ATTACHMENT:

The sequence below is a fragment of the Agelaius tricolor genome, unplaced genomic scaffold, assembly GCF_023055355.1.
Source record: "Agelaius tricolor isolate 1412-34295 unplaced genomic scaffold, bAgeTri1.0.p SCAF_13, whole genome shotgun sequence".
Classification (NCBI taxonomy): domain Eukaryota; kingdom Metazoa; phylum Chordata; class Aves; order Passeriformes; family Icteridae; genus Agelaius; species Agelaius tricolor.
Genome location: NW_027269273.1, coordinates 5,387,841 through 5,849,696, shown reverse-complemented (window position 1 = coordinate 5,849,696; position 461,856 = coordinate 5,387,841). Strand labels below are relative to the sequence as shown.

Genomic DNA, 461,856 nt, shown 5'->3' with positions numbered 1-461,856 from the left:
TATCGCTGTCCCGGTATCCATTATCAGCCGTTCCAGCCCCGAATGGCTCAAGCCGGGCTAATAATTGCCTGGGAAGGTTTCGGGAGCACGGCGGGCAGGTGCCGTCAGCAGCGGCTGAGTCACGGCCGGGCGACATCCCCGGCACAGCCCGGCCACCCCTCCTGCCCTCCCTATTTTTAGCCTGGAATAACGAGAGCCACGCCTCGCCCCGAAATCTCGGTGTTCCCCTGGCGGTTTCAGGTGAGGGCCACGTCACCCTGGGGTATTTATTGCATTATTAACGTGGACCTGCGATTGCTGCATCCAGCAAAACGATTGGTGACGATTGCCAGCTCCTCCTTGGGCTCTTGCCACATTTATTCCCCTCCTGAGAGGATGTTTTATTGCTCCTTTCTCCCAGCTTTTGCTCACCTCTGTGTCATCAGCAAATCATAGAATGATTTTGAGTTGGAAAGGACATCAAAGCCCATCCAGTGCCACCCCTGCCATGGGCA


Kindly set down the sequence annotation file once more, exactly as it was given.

The sequence below is a fragment of the Agelaius tricolor genome, unplaced genomic scaffold, assembly GCF_023055355.1.
Source record: "Agelaius tricolor isolate 1412-34295 unplaced genomic scaffold, bAgeTri1.0.p SCAF_13, whole genome shotgun sequence".
Classification (NCBI taxonomy): domain Eukaryota; kingdom Metazoa; phylum Chordata; class Aves; order Passeriformes; family Icteridae; genus Agelaius; species Agelaius tricolor.
Genome location: NW_027269273.1, coordinates 5,387,841 through 5,849,696, shown reverse-complemented (window position 1 = coordinate 5,849,696; position 461,856 = coordinate 5,387,841). Strand labels below are relative to the sequence as shown.

Genomic DNA, 461,856 nt, shown 5'->3' with positions numbered 1-461,856 from the left:
TATCGCTGTCCCGGTATCCATTATCAGCCGTTCCAGCCCCGAATGGCTCAAGCCGGGCTAATAATTGCCTGGGAAGGTTTCGGGAGCACGGCGGGCAGGTGCCGTCAGCAGCGGCTGAGTCACGGCCGGGCGACATCCCCGGCACAGCCCGGCCACCCCTCCTGCCCTCCCTATTTTTAGCCTGGAATAACGAGAGCCACGCCTCGCCCCGAAATCTCGGTGTTCCCCTGGCGGTTTCAGGTGAGGGCCACGTCACCCTGGGGTATTTATTGCATTATTAACGTGGACCTGCGATTGCTGCATCCAGCAAAACGATTGGTGACGATTGCCAGCTCCTCCTTGGGCTCTTGCCACATTTATTCCCCTCCTGAGAGGATGTTTTATTGCTCCTTTCTCCCAGCTTTTGCTCACCTCTGTGTCATCAGCAAATCATAGAATGATTTTGAGTTGGAAAGGACATCAAAGCCCATCCAGTGCCACCCCTGCCATGGGCA